1. Review your credit reports. We recommend that you remain vigilant by reviewing account statements and monitoring credit reports. Under federal law, you also are entitled every 12 months to one free copy of your credit Report from each of the three major credit reporting companies. To obtain a free annual credit report, go to or call 1-877-322-8228. You may wish to stagger your requests so that you receive a free report by one of the three credit bureaus every four months.You should also know that you have the right to file a police report if you ever experience identity fraud. Please note that in order to file a crime report or incident report with law enforcement for identity theft, you will likely need to provide some kind of proof that you have been a victim. A police report is often required to dispute fraudulent items. You can report suspected incidents of identity theft to local law enforcement or to your state’s Attorney General.
  2. Place Fraud Alerts with the three credit bureaus. You can place a fraud alert at one of the three major credit bureaus by phone and also via Experian’s or Equifax’s website. A fraud alert tells creditors to follow certain procedures, including contacting you, before they open any new accounts or change your existing accounts. For that reason, placing a fraud alert can protect you, but also may delay you when you seek to obtain credit. The contact information for all three bureaus is as follows:

    Credit Bureaus Equifax Fraud Reporting Experian Fraud Reporting TransUnion Fraud Reporting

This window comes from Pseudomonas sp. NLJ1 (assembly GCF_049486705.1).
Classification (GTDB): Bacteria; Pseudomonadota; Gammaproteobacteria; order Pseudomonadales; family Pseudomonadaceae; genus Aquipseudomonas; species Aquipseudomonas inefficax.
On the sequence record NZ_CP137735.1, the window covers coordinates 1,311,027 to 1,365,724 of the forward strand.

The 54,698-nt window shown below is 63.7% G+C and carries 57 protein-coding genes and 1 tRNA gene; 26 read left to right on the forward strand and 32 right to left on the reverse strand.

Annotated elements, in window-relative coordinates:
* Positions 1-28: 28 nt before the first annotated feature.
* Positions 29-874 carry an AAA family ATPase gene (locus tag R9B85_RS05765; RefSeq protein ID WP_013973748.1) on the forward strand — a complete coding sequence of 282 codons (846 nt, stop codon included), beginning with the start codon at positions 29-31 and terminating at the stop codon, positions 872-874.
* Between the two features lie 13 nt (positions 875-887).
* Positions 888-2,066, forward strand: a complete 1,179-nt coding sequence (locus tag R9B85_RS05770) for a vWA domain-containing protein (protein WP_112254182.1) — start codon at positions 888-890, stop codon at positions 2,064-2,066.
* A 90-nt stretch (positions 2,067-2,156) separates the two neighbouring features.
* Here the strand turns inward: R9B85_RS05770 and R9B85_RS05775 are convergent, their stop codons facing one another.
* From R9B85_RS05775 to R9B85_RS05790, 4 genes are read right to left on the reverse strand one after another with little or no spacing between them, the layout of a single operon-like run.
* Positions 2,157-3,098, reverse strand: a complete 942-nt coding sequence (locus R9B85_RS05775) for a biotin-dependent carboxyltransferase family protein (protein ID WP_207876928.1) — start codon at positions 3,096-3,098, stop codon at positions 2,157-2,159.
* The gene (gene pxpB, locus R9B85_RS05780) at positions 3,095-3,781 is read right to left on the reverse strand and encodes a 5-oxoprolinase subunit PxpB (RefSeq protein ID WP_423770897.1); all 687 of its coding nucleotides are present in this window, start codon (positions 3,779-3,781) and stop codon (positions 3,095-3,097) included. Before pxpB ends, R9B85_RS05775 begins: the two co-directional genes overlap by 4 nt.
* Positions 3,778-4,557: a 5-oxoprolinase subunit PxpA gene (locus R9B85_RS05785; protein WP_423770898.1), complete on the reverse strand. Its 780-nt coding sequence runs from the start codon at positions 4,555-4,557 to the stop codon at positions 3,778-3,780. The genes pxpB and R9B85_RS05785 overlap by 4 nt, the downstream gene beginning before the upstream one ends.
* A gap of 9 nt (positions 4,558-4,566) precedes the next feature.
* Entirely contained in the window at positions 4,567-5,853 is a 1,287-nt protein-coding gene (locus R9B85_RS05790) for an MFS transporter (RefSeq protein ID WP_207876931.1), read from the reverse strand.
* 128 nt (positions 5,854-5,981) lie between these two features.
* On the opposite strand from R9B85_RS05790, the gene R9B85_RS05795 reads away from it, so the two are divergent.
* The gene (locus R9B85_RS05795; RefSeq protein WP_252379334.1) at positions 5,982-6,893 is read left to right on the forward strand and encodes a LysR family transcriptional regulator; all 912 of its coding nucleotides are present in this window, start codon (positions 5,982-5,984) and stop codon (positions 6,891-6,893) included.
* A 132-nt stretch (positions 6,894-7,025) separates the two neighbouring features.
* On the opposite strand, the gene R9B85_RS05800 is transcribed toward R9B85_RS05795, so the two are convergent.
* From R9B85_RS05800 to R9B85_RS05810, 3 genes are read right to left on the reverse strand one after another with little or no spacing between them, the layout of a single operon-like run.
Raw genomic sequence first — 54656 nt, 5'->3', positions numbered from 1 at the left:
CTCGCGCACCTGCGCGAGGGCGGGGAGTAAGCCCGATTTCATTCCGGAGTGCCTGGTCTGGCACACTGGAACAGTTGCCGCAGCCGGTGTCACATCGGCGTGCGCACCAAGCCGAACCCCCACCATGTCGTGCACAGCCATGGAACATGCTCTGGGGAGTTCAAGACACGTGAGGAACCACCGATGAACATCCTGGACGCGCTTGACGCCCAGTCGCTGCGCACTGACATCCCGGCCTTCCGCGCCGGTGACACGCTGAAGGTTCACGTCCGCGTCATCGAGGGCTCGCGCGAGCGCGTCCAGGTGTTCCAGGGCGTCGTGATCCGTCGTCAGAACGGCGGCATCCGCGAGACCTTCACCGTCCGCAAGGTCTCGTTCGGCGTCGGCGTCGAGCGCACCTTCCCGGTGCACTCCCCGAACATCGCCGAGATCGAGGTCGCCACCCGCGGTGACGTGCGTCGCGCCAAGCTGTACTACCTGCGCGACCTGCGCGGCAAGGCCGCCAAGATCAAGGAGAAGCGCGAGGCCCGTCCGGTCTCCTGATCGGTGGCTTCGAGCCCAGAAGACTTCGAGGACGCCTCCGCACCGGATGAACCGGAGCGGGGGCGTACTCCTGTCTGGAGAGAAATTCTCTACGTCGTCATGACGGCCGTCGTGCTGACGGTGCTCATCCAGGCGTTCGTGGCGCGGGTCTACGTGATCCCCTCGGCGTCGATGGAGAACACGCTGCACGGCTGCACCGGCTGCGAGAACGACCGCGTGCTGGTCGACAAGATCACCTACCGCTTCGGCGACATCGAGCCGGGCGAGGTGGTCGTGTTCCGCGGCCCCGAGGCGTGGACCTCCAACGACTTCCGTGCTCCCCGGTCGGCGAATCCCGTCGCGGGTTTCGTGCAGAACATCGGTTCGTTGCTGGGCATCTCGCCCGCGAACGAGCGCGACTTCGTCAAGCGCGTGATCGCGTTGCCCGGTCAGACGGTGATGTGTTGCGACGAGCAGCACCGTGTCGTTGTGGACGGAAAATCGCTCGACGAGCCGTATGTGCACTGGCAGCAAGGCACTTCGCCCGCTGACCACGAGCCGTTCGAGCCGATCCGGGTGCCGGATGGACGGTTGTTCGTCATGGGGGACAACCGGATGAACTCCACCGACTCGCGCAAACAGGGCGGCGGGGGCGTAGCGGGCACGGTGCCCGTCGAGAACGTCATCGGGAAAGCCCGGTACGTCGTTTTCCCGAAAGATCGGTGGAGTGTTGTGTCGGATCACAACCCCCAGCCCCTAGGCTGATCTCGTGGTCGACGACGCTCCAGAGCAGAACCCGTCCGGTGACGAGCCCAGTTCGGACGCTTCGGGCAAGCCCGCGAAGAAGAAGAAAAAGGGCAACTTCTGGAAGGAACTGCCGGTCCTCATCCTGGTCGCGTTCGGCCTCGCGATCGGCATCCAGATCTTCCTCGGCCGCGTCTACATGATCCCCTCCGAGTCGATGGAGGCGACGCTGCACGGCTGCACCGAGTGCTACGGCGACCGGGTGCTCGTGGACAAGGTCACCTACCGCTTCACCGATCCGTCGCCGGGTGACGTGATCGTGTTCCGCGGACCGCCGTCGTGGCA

Phone Numbers 1-866-349-5191 1-888-397-3742 1-800-680-7289
    Addresses P.O. Box 105069
    Atlanta, GA 30348-5069
    P.O. Box 9554
    Allen, TX 75013
    P.O. Box 2000
    Chester, PA 19022-2000


    It is necessary to contact only ONE of these bureaus and use only ONE of these methods. As soon as one of the three bureaus confirms your fraud alert, the others are notified to place alerts on their records as well. You will receive confirmation letters in the mail and will then be able to order all three credit reports, free of charge, for your review. An initial fraud alert will last for one year.

    Please Note: No one may place a fraud alert on your credit report except you.

  3. Security Freeze: If you’re placing a security freeze on your credit, someone who fraudulently acquires your personal identifying information will not be able to use that information to open new accounts or borrow money in your name. You will need to contact the three national credit reporting bureaus listed above to place the freeze. Keep in mind that when you place the freeze, you will not be able to borrow money, obtain instant credit, or get a new credit card until you contact each credit reporting bureau to temporarily lift or permanently remove the freeze. There is no cost to freeze or unfreeze your credit files.
  4. You can obtain additional information about the steps you can take to avoid identity theft from the law enforcement agencies in your state or county. The Federal Trade Commission also encourages those who discover that their information has been misused to file a complaint with them. All U.S. Residents: Identity Theft Clearinghouse, Federal Trade Commission, 600 Pennsylvania Avenue, NW Washington, DC 20580,, 1-877-IDTHEFT (438-4338), TTY: 1-866-653-4261.